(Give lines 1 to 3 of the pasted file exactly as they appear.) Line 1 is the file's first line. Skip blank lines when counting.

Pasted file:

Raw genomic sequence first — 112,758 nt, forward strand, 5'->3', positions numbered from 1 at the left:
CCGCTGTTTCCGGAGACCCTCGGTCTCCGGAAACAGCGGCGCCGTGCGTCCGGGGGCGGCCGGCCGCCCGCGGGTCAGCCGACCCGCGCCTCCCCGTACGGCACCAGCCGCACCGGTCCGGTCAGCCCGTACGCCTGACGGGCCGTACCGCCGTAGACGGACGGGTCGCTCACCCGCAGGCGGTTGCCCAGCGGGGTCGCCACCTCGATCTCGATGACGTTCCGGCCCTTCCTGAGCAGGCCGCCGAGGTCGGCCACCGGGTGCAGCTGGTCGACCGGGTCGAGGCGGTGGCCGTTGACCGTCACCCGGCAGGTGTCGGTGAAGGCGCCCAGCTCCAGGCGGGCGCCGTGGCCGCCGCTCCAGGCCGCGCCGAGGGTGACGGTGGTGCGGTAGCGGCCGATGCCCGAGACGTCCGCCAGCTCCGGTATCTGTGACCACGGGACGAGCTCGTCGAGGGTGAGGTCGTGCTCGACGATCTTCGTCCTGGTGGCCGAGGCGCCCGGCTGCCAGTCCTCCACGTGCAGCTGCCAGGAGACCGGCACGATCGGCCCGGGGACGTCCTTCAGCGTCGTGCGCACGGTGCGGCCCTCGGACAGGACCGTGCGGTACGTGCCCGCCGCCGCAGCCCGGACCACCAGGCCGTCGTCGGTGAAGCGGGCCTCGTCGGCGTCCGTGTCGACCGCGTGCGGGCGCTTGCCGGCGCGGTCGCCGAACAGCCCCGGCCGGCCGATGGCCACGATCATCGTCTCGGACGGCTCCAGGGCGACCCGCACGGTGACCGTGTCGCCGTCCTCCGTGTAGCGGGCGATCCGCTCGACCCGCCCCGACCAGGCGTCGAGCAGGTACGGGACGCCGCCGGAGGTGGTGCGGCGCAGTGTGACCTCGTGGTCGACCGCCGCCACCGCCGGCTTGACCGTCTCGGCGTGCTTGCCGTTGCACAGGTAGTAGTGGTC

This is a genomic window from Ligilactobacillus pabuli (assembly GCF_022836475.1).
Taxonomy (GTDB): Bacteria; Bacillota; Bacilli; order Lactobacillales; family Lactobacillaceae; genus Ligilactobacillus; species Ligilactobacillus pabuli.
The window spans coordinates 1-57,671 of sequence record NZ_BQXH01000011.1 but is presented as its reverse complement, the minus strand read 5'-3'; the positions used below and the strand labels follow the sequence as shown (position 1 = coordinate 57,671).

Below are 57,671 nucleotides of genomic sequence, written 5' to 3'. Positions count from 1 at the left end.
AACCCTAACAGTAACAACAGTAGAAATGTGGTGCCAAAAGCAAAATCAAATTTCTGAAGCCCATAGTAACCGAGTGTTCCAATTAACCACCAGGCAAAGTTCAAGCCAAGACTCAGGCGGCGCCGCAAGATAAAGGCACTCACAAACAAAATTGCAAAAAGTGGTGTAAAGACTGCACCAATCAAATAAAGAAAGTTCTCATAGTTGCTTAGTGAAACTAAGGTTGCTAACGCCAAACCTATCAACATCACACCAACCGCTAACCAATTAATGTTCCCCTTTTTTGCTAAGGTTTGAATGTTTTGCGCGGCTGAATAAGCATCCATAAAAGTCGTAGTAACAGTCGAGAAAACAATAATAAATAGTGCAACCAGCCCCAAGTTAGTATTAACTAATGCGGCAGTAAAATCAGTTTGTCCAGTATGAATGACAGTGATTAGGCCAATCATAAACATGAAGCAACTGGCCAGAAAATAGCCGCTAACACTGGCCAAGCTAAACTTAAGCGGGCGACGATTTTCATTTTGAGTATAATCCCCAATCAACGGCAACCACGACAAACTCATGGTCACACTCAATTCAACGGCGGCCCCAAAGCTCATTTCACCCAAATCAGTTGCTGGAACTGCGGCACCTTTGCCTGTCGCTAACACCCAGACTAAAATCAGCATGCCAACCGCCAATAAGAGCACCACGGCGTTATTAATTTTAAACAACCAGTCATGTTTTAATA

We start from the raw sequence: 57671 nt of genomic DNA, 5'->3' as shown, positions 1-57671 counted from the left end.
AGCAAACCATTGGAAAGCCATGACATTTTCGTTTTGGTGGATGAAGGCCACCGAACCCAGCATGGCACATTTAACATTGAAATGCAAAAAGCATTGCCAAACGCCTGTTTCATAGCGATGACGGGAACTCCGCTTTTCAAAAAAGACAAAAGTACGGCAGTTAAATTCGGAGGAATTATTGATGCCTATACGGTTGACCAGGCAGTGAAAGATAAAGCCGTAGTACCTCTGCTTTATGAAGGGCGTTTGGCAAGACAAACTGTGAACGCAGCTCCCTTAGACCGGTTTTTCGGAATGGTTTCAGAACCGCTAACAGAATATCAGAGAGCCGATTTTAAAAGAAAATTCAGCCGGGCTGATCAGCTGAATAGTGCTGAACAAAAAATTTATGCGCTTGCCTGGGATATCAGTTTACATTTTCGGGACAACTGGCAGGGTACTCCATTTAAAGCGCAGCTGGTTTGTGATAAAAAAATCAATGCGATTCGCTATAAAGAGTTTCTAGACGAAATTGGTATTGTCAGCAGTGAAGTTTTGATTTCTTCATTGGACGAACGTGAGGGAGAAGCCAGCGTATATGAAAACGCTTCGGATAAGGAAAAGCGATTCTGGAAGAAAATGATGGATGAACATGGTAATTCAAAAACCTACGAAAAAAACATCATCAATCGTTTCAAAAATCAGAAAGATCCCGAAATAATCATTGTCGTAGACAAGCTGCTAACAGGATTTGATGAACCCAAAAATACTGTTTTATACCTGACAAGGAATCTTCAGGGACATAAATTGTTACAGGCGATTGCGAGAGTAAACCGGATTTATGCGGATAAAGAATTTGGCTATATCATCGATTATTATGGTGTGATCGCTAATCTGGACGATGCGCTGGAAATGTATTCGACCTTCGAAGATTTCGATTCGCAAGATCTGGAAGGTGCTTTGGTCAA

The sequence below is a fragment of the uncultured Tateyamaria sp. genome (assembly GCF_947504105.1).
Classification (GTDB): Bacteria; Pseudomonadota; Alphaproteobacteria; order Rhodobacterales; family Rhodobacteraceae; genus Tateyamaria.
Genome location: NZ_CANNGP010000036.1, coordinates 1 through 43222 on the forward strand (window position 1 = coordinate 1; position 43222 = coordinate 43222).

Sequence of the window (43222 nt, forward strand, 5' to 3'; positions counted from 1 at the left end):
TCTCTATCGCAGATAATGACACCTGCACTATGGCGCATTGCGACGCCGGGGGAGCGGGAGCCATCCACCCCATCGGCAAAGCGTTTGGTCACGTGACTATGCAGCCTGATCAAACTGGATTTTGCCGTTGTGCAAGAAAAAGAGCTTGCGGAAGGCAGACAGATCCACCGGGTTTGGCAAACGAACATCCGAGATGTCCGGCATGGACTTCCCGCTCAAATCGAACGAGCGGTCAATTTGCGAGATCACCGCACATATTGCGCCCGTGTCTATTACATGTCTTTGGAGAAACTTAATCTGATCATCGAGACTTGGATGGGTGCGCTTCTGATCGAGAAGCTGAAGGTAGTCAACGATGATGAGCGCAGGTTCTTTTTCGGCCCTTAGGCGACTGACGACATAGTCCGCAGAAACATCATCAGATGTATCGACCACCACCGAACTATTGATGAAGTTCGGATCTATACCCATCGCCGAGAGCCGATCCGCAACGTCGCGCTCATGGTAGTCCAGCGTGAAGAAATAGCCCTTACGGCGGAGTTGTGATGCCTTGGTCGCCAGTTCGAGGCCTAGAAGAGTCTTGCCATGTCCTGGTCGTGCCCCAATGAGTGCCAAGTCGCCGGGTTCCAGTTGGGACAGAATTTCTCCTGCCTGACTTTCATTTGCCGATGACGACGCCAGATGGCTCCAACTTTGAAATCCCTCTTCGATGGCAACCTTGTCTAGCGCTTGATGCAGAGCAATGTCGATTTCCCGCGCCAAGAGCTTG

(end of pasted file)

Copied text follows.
Raw genomic sequence first — 112,758 nt, forward strand, 5'->3', positions numbered from 1 at the left:
CCGCTGTTTCCGGAGACCCTCGGTCTCCGGAAACAGCGGCGCCGTGCGTCCGGGGGCGGCCGGCCGCCCGCGGGTCAGCCGACCCGCGCCTCCCCGTACGGCACCAGCCGCACCGGTCCGGTCAGCCCGTACGCCTGACGGGCCGTACCGCCGTAGACGGACGGGTCGCTCACCCGCAGGCGGTTGCCCAGCGGGGTCGCCACCTCGATCTCGATGACGTTCCGGCCCTTCCTGAGCAGGCCGCCGAGGTCGGCCACCGGGTGCAGCTGGTCGACCGGGTCGAGGCGGTGGCCGTTGACCGTCACCCGGCAGGTGTCGGTGAAGGCGCCCAGCTCCAGGCGGGCGCCGTGGCCGCCGCTCCAGGCCGCGCCGAGGGTGACGGTGGTGCGGTAGCGGCCGATGCCCGAGACGTCCGCCAGCTCCGGTATCTGTGACCACGGGACGAGCTCGTCGAGGGTGAGGTCGTGCTCGACGATCTTCGTCCTGGTGGCCGAGGCGCCCGGCTGCCAGTCCTCCACGTGCAGCTGCCAGGAGACCGGCACGATCGGCCCGGGGACGTCCTTCAGCGTCGTGCGCACGGTGCGGCCCTCGGACAGGACCGTGCGGTACGTGCCCGCCGCCGCAGCCCGGACCACCAGGCCGTCGTCGGTGAAGCGGGCCTCGTCGGCGTCCGTGTCGACCGCGTGCGGGCGCTTGCCGGCGCGGTCGCCGAACAGCCCCGGCCGGCCGATGGCCACGATCATCGTCTCGGACGGCTCCAGGGCGACCCGCACGGTGACCGTGTCGCCGTCCTCCGTGTAGCGGGCGATCCGCTCGACCCGCCCCGACCAGGCGTCGAGCAGGTACGGGACGCCGCCGGAGGTGGTGCGGCGCAGTGTGACCTCGTGGTCGACCGCCGCCACCGCCGGCTTGACCGTCTCGGCGTGCTTGCCGTTGCACAGGTAGTAGTGGTC

This is a genomic window from Ligilactobacillus pabuli (assembly GCF_022836475.1).